I served the tenderloin with a big cheesy potato rösti cake.What better way to cook grated potatoes than with lashings of grated cheese? Dinner was a winner. It was yum, I can’t lie. Here is my modified version of the tenderloin recipe and my own delicious rehash of many random experiments with grated potatoes 🙂

Tenderloin & Tatties

Pork Tenderloin Medallions With Mushrooms, Green Beans and Caramelized Onions, served with Cheesy Potato Rösti

Serves 2-3

For the Pork

  • 350g or about 1 pound pork tenderloin
  • Salt
  • Freshly ground black pepper
  • 1 tablespoon butter
  • 1 tablespoon olive oil
  • 1 large onion, sliced into thin wedges
  • 1/2 teaspoon sugar
  • 150g or about 5 ounces mushrooms, sliced
  • 4 tablespoons flour
  • 10cl or about 1/2 cup wine (I used red)
  • 125ml or about 1/2 cup chicken stock
  • 150g or about 5 ounces green beans

For the rösti

  • 2 tablespoons olive oil
  • 3-4 medium sized potatoes, grated (I left the skins on)
  • Salt (optional)
  • Freshly ground black pepper
  • 150g or about 1 cup grated cheese (I used cheddar)

Slice the pork tenderloin into rounds of about 1 inch/2cm thick. Press firmly on them with the heel of your hand to reduce them to about half the thickness. Pat dry with kitchen paper and season with salt and ground pepper.

Put a medium-sized frying pan on a medium heat and drizzle the olive oil into the pan. Spoon half of the grated potato into the pan, spreading and flattening out. Spread the cheese evenly over the base layer of potato and season with salt and pepper (I skipped the salt as cheddar is salty enough for me already). Spread the remaining grated potato over the top and flatten as before so that the cheese is covered. Cook until crispy and browned on the bottom for about 10-15 minutes.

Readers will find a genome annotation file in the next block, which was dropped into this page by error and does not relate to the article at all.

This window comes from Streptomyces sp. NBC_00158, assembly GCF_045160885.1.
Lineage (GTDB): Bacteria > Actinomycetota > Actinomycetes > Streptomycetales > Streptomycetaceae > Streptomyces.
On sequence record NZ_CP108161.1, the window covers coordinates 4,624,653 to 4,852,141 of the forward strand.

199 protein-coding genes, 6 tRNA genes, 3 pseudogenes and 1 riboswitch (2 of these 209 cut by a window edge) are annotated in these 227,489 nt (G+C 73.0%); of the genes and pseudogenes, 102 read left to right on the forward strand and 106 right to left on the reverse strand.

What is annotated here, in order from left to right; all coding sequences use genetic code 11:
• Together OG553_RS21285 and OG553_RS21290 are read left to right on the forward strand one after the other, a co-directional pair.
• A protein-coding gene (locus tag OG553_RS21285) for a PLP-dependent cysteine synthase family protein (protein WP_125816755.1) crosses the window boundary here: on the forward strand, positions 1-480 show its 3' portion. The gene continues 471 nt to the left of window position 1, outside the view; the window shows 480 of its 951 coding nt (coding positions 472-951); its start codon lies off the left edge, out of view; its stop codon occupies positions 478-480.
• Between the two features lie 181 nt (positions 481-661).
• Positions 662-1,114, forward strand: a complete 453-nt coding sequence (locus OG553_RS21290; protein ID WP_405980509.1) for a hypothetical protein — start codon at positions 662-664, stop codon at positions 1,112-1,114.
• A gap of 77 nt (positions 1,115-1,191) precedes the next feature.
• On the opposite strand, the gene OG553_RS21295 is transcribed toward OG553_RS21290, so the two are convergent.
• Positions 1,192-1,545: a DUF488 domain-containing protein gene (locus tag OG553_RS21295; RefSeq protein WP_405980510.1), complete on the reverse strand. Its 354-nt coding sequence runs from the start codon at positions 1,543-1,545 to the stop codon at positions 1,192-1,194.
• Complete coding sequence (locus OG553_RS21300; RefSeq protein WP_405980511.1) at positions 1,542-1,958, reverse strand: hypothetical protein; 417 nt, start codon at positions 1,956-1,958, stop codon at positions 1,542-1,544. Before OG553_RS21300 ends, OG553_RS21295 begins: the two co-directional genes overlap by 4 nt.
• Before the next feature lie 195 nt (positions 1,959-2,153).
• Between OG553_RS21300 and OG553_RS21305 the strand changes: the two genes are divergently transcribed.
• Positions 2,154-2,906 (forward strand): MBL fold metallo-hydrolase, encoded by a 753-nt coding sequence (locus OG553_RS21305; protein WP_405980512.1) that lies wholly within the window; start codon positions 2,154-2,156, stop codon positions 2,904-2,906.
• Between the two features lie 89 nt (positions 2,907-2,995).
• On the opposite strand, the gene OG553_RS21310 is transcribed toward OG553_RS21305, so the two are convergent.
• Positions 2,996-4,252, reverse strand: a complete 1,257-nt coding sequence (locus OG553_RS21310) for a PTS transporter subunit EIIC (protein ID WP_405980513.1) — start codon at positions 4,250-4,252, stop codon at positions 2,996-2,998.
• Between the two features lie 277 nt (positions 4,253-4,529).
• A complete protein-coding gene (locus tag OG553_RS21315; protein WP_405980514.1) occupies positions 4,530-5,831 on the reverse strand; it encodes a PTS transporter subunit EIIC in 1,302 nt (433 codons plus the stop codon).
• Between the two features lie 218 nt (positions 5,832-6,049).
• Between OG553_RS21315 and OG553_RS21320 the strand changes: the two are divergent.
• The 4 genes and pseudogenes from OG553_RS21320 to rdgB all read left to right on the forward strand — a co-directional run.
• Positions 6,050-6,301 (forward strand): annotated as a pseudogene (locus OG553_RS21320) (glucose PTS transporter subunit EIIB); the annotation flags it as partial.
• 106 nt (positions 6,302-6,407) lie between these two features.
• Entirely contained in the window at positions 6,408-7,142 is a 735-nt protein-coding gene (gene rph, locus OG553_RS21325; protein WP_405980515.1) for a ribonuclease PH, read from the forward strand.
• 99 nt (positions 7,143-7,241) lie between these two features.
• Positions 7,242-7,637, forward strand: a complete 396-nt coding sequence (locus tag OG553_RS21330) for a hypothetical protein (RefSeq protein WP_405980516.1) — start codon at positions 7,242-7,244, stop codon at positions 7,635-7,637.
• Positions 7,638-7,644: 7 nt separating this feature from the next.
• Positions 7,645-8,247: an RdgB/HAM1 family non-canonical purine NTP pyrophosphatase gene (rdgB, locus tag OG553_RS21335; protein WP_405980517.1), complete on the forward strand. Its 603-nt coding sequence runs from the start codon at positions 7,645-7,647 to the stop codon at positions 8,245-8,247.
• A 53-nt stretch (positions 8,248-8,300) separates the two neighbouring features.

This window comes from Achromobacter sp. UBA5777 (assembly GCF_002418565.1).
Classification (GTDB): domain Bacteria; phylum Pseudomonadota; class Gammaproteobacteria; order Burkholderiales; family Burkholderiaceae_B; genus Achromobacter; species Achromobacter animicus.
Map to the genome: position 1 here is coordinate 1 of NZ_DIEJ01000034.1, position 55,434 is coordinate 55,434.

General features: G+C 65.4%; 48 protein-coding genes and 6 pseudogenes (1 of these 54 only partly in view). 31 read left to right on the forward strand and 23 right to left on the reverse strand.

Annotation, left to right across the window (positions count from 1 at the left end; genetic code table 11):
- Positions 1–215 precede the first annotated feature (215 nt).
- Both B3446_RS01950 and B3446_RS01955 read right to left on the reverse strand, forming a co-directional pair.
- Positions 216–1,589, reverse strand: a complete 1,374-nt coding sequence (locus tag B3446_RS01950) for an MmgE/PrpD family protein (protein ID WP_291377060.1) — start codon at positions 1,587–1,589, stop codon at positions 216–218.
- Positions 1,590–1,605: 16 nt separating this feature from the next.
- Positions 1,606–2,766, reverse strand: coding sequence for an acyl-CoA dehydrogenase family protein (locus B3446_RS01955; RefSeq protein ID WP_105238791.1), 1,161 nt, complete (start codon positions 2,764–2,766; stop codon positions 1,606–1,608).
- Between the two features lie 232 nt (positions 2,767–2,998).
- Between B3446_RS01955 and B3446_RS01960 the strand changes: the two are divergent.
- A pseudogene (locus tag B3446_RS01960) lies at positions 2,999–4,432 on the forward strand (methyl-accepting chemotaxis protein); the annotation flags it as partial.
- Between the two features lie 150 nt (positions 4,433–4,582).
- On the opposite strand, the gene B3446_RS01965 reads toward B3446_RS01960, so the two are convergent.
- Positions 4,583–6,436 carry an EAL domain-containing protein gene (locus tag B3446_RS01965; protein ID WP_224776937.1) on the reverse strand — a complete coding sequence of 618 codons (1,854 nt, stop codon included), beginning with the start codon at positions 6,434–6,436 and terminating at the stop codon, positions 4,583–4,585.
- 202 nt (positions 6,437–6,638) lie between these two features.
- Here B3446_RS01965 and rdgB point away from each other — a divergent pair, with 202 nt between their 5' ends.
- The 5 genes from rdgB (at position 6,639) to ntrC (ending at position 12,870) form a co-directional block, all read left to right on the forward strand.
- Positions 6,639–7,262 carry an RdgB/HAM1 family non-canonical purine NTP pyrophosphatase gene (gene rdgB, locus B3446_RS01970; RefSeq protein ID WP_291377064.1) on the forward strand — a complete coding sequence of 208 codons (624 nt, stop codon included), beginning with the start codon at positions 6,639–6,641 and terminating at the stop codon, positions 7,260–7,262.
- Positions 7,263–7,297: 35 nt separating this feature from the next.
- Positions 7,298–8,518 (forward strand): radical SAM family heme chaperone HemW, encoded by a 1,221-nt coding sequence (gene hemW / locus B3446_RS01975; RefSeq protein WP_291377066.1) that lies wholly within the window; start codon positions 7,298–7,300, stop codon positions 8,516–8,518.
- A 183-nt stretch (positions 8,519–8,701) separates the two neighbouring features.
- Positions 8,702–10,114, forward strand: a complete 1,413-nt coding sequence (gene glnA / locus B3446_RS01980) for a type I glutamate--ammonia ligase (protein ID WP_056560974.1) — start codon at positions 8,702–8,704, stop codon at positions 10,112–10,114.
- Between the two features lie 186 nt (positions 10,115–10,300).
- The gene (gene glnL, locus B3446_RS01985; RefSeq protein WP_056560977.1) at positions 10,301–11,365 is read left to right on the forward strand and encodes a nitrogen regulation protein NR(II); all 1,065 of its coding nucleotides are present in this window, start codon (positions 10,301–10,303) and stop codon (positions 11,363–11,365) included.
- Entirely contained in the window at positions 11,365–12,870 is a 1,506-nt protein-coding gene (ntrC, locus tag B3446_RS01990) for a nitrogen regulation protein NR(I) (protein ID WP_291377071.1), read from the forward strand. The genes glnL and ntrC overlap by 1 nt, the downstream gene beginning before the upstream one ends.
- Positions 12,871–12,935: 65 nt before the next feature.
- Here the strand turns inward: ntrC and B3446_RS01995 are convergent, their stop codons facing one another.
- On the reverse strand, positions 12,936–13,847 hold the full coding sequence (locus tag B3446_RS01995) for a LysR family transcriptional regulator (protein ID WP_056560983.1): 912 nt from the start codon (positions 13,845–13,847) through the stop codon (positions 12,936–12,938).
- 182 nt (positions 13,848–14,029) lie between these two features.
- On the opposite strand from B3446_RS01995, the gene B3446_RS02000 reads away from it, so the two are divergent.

Put another frying pan on a medium heat for about 2 minutes then add half of the olive oil and butter. Fry the onions gently in the pan, stirring continuously until they soften but do not brown. Add the sugar and cook for a further 15 minutes or so as the onions caramelise, remembering to stir. Add the mushrooms and sauté the onions and mushrooms together for another 5 minutes or so. Stir from time to time so that the mushrooms brown evenly. Remove the onion and mushroom mixture to a bowl and set aside.

In the first frying pan, turn the potato rösti over and cook until golden brown on the other side for another 10-15 minutes.

Put the second frying pan back on a medium heat and add the remaining olive oil and butter. Coat the tenderloin rounds in the flour and fry gently for about 3-4 minutes on each side until browned. Add the wine, stock and stir in the onion and mushrooms. Simmer uncovered for about 2 minutes to reduce the liquid a little.

Add the green beans on top of the meat, cover the pan and cook on a low heat for a further 10 minutes.

Dish everything out and tuck right in!

Tenderloin & Tatties

I’ve never tried to write a recipe for a whole meal before – if you try this, please let me know if the instructions work for cooking the tenderloin and potatoes together. Also, I’ve tried to put good equivalences for all the measurements. Thankfully it’s not baking, so little ins and outs should not matter. Any feedback welcome though – I hope you enjoy it!


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2012-05-15In between having time to write what I’d like to in detail, I’ve decided to fill in the gaps with a simple project.

The inspiration came from this lovely gem of a post. More of the story behind the idea very soon hopefully. But for now, here’s a photo of a familiar object.

What is it?